• Trolley Tracks and Bus Lines - I used to catch the 58 bus at Burnet and Teall. In my head, this was the Burnet Ave bus—Burnet’s a big street, it’s one of the few that stretches from Downtown all the way out to the city line, and the 58 does run straight along its eastern half from Beech Street to Thompson … Continue reading Trolley Tracks and Bus Lines
  • Coronavirus and the Bus - Crises reveal what really matters. Work that used to be forgotten is now understood to be essential. Workers who used to be taken for granted are now recognized as heroes—fighting on the frontlines against this global pandemic—the hospitals, the nursing homes, the garbage routes, the checkout counters. Renewed appreciation for these people and the work … Continue reading Coronavirus and the Bus
  • The Captive Rider Myth - Centro likes to divide its riders into two groups—‘captive’ riders that have to use the bus because it’s their only option, and ‘choice’ that choose to use the bus because it’s the best option available to them. But the idea that anybody has to ride the bus—that people are ‘captive’ to transit—is a myth. It’s … Continue reading The Captive Rider Myth
  • Free to Choose the Bus - People ride Centro when it’s the most practical option for getting where they want to go. Problem is, Centro’s not a very practical option for getting to work in a lot of the County, so a lot of people who don’t own cars miss out on a lot of opportunities for employment. Instead of just … Continue reading Free to Choose the Bus
  • The Case for Regional Rail - Central New York’s villages and cities are all places where people can live cheaply and easily without the need for a car. They are places where daily necessities are within walking distance, places with a variety of kinds of housing, places where full participation in the community’s economic and social life is possible for people … Continue reading The Case for Regional Rail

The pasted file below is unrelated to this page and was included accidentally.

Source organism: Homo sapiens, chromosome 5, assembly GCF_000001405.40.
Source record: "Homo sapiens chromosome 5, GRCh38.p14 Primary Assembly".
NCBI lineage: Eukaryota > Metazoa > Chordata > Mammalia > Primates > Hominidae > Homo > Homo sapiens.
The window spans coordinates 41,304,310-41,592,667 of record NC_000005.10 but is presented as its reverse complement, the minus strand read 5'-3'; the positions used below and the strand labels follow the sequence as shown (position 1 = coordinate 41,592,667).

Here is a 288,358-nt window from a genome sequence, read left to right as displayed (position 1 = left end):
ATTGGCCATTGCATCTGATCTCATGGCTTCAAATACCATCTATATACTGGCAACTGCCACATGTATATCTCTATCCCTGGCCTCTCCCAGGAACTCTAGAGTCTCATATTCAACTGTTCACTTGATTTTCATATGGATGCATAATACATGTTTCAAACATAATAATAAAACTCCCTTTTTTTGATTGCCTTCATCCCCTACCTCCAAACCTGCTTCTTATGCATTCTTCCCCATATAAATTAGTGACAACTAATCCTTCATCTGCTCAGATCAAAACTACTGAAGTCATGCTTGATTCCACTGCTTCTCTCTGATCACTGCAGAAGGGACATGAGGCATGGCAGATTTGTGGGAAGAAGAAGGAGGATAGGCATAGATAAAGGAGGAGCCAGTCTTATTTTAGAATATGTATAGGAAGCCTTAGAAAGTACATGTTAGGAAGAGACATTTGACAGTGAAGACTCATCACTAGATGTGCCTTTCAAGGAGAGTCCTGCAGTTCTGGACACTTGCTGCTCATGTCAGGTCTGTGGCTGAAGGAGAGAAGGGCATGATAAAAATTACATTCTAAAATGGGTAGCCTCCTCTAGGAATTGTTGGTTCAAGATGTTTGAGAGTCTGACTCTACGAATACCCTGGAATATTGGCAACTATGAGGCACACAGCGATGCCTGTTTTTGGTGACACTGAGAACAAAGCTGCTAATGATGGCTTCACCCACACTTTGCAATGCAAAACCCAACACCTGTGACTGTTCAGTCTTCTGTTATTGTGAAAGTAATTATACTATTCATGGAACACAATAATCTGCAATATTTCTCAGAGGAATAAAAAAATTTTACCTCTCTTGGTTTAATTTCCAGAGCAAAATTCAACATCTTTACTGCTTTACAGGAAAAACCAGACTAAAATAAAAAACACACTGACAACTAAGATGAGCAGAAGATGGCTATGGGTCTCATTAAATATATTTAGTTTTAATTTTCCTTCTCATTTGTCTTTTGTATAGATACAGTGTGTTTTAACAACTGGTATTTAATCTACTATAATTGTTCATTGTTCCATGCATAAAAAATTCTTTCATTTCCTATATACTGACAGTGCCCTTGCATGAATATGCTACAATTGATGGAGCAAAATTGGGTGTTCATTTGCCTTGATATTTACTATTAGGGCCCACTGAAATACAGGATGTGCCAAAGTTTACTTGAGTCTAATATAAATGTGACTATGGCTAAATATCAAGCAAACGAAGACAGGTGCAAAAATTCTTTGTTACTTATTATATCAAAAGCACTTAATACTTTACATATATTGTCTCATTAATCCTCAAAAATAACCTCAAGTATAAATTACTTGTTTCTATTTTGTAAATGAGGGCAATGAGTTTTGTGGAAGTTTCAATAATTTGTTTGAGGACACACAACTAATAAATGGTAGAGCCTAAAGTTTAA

• Getting to the Train Station - You arrive in Syracuse on a brand new high speed train. The trip back from Buffalo was less than 90 minutes—way faster than the 2 and a quarter hours it used to take before New York State built high speed rail. You caught up on some tv on the ride and are ready to get … Continue reading Getting to the Train Station
  • Trouble with the Curb - In the 2020 State of the City address, Mayor Ben Walsh announced that City Hall is going to try and find a way to take full responsibility for sidewalk maintenance and snow removal, and he announced that City Hall is going to repair a lot more pavement. These two promises have the potential to remake … Continue reading Trouble with the Curb
  • Buses for the Suburbs - Route 31 is going to need better bus service. That was obvious in May when Centro had to change its coach service to Oswego after so many people demanded stops at the apartments, businesses, and schools on 31 near 481, and it’s only going to be more true if County Executive Ryan McMahon actually manages … Continue reading Buses for the Suburbs
  • Trains Handle Snow Better Than Cars Do - This snow storm kept people off the highways and local roads, it grounded planes at the airport, and it stopped all Greyhound buses from coming Upstate, but Amtrak kept its schedule just fine. Trains can handle snow. Their steel wheels cut through ice and slush, so trains can keep chugging even when winter weather makes … Continue reading Trains Handle Snow Better Than Cars Do
  • Making James Street Better - When a car ran over 13-year-old Zyere Jackson on James Street his mother called it a ‘freak accident.’ It wasn’t. Cars regularly run into things and people on that street, and every day sees dozens of near-misses. People keep trying to walk across it, bike along it, and drive on it, though, because it’s the … Continue reading Making James Street Better